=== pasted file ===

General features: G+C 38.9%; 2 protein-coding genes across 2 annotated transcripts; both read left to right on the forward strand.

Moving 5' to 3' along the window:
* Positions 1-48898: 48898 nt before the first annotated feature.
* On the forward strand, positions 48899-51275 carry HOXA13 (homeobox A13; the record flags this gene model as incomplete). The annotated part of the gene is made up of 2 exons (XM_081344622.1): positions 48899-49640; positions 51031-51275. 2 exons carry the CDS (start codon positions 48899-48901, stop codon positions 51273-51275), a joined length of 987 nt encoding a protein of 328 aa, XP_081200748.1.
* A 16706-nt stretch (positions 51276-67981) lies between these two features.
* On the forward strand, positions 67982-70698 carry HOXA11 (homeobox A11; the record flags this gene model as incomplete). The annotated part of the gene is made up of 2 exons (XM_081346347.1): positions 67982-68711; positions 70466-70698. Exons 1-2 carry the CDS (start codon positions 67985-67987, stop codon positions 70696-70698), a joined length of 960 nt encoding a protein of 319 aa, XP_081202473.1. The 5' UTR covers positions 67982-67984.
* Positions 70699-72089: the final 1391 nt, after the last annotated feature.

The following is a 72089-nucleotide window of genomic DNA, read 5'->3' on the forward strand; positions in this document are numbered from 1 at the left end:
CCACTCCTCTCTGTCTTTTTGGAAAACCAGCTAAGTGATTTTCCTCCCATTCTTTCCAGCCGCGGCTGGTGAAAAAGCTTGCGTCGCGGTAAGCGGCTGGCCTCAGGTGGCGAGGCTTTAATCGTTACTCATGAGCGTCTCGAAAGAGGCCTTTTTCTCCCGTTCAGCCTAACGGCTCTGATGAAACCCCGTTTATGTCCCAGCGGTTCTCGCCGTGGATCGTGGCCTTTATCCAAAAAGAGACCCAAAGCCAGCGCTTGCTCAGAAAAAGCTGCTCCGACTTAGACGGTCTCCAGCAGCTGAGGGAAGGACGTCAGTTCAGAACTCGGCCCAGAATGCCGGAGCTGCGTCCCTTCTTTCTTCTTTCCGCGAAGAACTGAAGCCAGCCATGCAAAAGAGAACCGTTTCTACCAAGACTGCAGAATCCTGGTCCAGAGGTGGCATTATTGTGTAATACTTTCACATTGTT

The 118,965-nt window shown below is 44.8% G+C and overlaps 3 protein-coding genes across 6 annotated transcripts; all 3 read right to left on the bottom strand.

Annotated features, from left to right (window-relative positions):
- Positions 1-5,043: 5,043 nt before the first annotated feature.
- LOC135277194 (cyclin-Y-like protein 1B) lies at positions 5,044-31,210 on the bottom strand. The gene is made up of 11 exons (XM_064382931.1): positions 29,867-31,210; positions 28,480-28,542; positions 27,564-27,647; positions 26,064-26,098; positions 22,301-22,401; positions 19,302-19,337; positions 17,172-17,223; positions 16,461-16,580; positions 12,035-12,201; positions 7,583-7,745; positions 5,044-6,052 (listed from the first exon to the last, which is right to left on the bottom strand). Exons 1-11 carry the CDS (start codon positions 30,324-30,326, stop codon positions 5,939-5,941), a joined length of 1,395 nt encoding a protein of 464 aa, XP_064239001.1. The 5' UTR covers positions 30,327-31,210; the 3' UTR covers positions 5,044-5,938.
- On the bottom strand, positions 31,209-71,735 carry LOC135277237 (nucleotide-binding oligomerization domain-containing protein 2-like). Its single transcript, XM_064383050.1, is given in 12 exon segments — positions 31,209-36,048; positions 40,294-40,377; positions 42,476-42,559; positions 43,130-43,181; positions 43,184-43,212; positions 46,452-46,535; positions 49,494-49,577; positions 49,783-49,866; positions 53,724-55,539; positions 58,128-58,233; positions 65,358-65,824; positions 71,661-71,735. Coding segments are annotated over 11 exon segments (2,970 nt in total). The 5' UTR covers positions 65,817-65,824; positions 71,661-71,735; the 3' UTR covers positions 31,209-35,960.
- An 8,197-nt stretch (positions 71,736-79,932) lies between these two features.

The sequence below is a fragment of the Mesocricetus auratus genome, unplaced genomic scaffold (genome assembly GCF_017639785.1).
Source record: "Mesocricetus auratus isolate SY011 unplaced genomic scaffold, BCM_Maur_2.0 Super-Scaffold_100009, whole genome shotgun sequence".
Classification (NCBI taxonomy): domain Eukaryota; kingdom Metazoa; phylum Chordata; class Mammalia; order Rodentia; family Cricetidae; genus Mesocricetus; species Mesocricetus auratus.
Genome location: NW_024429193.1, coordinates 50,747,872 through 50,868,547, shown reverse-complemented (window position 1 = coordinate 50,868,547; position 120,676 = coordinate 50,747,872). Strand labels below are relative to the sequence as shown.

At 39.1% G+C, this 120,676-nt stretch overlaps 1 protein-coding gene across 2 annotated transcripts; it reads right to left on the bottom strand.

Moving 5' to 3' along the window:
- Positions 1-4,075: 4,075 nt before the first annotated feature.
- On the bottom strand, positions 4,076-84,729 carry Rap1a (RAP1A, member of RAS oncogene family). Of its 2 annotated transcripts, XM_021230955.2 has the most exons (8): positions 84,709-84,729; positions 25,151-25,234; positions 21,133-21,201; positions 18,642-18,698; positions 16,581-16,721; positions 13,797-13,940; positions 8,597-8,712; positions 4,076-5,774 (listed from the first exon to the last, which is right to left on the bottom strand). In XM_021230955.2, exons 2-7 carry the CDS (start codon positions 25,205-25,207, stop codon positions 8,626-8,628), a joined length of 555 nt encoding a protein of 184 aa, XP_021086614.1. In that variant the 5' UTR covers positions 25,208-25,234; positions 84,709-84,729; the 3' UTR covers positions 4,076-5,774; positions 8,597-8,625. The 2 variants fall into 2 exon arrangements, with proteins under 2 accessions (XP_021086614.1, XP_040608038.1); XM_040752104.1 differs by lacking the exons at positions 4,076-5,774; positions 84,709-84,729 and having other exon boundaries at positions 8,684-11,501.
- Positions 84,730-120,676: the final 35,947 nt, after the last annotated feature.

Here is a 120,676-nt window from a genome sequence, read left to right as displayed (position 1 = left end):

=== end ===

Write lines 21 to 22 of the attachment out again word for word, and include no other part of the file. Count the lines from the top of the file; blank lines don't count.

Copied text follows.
Moving 5' to 3' along the window:
- Positions 1-4,075: 4,075 nt before the first annotated feature.